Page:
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The campaign to eliminate gambling-like products from video games continues. Last week, the Albanese government passed reforms that will restrict video games that offer gambling-style elements, such as loot boxes.
All states passed the measure and will force social casino games to carry an R18+ classification. Other games with simulated gambling elements will have to carry a M rating. This measure is the latest in movements to protect children from gambling-like aspects in video games.
On 22 September, the Standing Council of Attorneys-General met to discuss video game reform. All states voted and agreed on sweeping reforms restricting social casinos and video games that offer gambling-style elements.
Under the new reforms, social casinos must carry an R18+ classification, making them for adults only. Furthermore, video games with gambling-like elements like loot boxes must have a M classification. These games are not recommended for children under 15.
According to the government, the reforms aim to protect children from gambling harm that could be associated with these forms of games. Lawmakers primarily pointed to a study from the Australian Institute of Family Studies that looked at the impact of simulated gambling. It claims that youth exposed to gambling in video games are 40% more likely to gamble as adults.
Communications Minister Michelle Rowland spoke on the new reforms, stating, “The Albanese Government is determined to protect vulnerable Australians from gambling harms — including children who may be exposed to gambling through video games.
Research shows that children exposed to gambling-like content may be more vulnerable to gambling harm later in life – and we are determined to intervene early to keep children safe.”
Social casinos and video game companies have until September 2024 to change their rating or to remove gambling-like elements.
In March, reports began to surface on the likelihood of government intervention regarding video games. While the gambling industry claims that only 0.25% of all its users are under 18, other studies suggest that 12 to 25% of all youth play social casino games. Part of this is because some youth lie about their age on social media platforms to gain access.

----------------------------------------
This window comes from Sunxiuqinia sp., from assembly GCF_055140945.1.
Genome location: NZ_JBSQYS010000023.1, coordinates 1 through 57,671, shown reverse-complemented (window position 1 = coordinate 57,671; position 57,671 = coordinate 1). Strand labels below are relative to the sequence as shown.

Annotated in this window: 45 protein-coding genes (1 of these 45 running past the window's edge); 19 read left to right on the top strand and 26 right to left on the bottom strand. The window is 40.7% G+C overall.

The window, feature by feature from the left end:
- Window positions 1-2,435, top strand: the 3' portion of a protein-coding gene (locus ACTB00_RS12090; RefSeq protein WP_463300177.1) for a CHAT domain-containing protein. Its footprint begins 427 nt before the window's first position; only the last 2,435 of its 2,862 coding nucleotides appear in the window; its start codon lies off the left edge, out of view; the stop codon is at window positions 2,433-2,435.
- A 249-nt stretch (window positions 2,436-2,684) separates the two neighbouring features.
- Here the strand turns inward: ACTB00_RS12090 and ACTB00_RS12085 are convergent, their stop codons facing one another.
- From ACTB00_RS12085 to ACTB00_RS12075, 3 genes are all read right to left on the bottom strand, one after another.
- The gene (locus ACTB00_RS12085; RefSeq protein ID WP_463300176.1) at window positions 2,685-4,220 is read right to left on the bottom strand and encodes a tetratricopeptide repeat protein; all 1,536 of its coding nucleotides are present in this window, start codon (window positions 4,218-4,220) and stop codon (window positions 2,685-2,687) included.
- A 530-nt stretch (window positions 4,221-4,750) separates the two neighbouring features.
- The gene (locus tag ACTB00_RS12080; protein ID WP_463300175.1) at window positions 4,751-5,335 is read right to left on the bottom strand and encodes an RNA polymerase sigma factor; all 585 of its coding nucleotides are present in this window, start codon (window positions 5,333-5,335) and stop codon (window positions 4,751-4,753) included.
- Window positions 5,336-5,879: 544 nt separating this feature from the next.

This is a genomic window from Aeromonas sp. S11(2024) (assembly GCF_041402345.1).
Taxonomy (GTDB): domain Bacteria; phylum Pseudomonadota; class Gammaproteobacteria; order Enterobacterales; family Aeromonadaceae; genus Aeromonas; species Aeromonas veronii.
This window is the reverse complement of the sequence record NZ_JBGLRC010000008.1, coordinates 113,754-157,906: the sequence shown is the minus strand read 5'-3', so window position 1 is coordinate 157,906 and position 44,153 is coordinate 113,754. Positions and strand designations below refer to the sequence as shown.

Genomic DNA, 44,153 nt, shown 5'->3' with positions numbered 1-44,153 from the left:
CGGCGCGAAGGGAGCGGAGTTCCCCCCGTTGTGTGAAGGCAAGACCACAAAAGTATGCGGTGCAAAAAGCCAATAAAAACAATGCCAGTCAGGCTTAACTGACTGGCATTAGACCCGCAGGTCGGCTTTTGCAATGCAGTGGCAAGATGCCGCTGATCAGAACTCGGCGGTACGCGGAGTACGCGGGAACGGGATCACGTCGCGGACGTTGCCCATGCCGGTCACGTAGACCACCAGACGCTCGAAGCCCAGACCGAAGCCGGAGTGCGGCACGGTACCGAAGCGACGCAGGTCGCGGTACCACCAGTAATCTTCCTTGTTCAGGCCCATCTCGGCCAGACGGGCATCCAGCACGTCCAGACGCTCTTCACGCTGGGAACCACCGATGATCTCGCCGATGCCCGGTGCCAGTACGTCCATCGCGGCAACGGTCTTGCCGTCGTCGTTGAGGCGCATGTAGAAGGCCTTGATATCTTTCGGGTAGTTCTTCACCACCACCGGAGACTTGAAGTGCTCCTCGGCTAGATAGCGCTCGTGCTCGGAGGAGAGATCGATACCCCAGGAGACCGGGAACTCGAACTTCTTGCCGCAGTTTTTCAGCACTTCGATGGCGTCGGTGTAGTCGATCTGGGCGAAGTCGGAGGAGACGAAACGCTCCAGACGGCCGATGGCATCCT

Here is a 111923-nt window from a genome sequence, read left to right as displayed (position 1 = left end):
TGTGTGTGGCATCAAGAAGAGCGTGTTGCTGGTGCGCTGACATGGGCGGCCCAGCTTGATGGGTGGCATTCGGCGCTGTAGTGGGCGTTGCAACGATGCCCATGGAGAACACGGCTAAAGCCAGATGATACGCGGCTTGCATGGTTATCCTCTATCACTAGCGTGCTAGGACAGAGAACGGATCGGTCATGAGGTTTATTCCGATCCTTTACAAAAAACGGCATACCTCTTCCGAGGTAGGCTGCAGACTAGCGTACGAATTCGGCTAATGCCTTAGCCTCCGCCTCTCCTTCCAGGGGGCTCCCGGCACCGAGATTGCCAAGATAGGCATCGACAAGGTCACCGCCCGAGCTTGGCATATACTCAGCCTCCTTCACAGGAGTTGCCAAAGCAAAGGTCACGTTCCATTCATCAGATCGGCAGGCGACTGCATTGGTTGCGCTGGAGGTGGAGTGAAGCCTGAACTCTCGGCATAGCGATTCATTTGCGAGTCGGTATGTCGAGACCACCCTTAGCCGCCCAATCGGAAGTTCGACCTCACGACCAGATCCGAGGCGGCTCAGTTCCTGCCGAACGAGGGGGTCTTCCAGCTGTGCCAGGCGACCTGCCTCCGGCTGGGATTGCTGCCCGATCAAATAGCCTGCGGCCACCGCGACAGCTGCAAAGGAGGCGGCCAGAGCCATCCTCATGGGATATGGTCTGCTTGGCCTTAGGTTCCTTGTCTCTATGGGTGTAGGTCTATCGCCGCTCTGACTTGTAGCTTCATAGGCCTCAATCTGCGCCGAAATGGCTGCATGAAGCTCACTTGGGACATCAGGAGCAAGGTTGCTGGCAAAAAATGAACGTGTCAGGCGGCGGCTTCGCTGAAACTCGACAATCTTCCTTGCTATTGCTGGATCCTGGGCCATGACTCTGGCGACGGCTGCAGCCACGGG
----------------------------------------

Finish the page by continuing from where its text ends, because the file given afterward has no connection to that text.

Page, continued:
Then there are video games with gambling-like elements. Loot boxes are the primary feature targeted by regulation. Players can purchase loot boxes that give players a chance to receive special weapons or power-ups. Some of these loot boxes even have simulated-gambling elements like a spinning wheel. They also come with the odds of receiving certain prizes, similar to those in online casino games.
Part of the concern over simulated gambling is that sites require payment to receive play money or loot boxes. This ends up being a financial drain on both youths and families. Players often spend hundreds or even thousands of dollars for virtual items with no chance of receiving tangible prizes or cash prizes.
Ultimately, the government believes these elements will lead to youth becoming addicted to gambling as adults. Many parents can attest to the addictive nature of video games, so it is reasonable to assume that gambling-like elements could pose a potential risk.
This is one area where we support the government. Online gambling and even simulated gambling are supposed to be activities for adults. Imposing restrictions on this form of content is akin to enacting responsible gambling practices at online casinos.
It is entirely reasonable for the government to want to protect developing minds by enacting these policies. Once someone reaches 18, they can decide if gambling or simulated gambling is for them. In the meantime, there are many more age-appropriate games that youth can enjoy.